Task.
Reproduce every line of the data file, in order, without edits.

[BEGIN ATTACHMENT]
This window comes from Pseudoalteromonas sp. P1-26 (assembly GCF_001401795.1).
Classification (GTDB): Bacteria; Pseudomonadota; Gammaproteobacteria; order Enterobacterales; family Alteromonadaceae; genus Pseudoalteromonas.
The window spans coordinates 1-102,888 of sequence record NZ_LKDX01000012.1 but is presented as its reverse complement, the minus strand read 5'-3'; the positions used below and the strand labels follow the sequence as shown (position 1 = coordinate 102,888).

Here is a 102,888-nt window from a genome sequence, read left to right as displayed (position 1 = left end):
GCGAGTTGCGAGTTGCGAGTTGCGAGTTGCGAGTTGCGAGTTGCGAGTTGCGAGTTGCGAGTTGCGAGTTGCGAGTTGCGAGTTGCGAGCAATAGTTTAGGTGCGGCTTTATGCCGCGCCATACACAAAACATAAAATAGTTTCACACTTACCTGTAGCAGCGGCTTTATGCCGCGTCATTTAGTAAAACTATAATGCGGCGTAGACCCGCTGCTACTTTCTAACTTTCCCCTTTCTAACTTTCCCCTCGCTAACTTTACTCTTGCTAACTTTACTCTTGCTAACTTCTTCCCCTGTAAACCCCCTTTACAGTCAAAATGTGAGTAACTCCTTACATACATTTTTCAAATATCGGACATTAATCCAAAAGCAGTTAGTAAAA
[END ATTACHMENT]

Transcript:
This window comes from Pseudoalteromonas sp. P1-26 (assembly GCF_001401795.1).
Classification (GTDB): Bacteria; Pseudomonadota; Gammaproteobacteria; order Enterobacterales; family Alteromonadaceae; genus Pseudoalteromonas.
The window spans coordinates 1-102,888 of sequence record NZ_LKDX01000012.1 but is presented as its reverse complement, the minus strand read 5'-3'; the positions used below and the strand labels follow the sequence as shown (position 1 = coordinate 102,888).

Here is a 102,888-nt window from a genome sequence, read left to right as displayed (position 1 = left end):
GCGAGTTGCGAGTTGCGAGTTGCGAGTTGCGAGTTGCGAGTTGCGAGTTGCGAGTTGCGAGTTGCGAGTTGCGAGTTGCGAGTTGCGAGCAATAGTTTAGGTGCGGCTTTATGCCGCGCCATACACAAAACATAAAATAGTTTCACACTTACCTGTAGCAGCGGCTTTATGCCGCGTCATTTAGTAAAACTATAATGCGGCGTAGACCCGCTGCTACTTTCTAACTTTCCCCTTTCTAACTTTCCCCTCGCTAACTTTACTCTTGCTAACTTTACTCTTGCTAACTTCTTCCCCTGTAAACCCCCTTTACAGTCAAAATGTGAGTAACTCCTTACATACATTTTTCAAATATCGGACATTAATCCAAAAGCAGTTAGTAAAA